Welcome to myISD. This is a feature that allows you to personalise your homepage and keep all the parts of the website you use regularly in one easy to find place. You can sign up for the newsletters you like to see and set any preferences. You will need to fill in a simple form to register for myISD. That lets us see the features you use regularly so we can make the site better for you.
- Suicide is a leading cause of death in Scotland among people aged 15-34 years.
- There were 795 suicides (deaths from intentional self-harm and events of undetermined intent combined) registered in Scotland in 2013. This figure is based on the new coding rules introduced by the National Records of Scotland (NRS) in 2010.
- The corresponding estimated 2013 figure based on the old coding rules (see Background below) is 746 suicides.
- In 2013, the suicide rate for males was more than three times that for females.
- The suicide rate for persons in Scotland reduced by 19% between 2000-02 and 2011-13. This was close to the target of a 20% reduction.
- Suicide rates are strongly related to deprivation level. In 2009-13, the age-standardised rate was more than three times higher in the most deprived tenth of the population (decile) compared to the least deprived decile (25.7 compared to 7.1 per 100,000 population respectively).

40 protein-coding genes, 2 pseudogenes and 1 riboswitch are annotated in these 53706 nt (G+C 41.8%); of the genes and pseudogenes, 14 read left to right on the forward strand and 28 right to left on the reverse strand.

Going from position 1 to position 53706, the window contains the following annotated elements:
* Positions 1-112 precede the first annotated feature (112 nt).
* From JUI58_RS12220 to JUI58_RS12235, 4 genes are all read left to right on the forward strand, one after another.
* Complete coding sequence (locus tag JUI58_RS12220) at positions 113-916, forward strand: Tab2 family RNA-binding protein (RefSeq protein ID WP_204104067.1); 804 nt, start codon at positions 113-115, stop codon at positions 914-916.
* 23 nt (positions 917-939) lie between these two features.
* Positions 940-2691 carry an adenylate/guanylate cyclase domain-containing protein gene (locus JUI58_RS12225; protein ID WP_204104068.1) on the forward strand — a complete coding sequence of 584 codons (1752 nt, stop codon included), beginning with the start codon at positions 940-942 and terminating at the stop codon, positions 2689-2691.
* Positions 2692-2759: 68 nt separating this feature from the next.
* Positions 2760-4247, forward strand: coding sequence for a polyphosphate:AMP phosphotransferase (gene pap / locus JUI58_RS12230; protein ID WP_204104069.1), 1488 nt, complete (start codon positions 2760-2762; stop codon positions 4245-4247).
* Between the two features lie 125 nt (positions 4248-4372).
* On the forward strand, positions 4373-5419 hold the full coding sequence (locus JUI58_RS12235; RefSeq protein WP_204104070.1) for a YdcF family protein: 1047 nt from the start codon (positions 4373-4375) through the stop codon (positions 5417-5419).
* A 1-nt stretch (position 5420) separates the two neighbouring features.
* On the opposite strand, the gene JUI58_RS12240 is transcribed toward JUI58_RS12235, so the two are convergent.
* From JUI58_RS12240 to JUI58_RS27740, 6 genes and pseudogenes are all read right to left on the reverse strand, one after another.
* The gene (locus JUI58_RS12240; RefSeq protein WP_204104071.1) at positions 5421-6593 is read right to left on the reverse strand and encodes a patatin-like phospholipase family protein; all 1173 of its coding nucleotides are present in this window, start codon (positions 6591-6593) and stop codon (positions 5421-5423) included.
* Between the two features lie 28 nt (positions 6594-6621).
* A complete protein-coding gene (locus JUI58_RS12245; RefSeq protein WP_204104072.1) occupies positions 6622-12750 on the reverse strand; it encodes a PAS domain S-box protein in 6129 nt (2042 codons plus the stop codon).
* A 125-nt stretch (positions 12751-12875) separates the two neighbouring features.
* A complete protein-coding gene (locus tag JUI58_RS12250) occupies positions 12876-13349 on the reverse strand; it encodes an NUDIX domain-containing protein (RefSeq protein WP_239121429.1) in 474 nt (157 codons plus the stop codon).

- Suicide rates vary among NHS board and local authority (LA) areas, but there is considerable year-on-year fluctuation. No NHS board or LA had a significant increase or decrease in the rate for persons between 1983-87 and 2009-2013, and the rates for 2009-13 did not differ significantly from the Scottish average.
- 43, 680 admissions to 70 Critical Care units (ICUs and HDUs) were included in the audit in 2013.
- All ICUs now participate in the audit and only four HDUs (excluding Obstetric HDUs) do not participate at this time.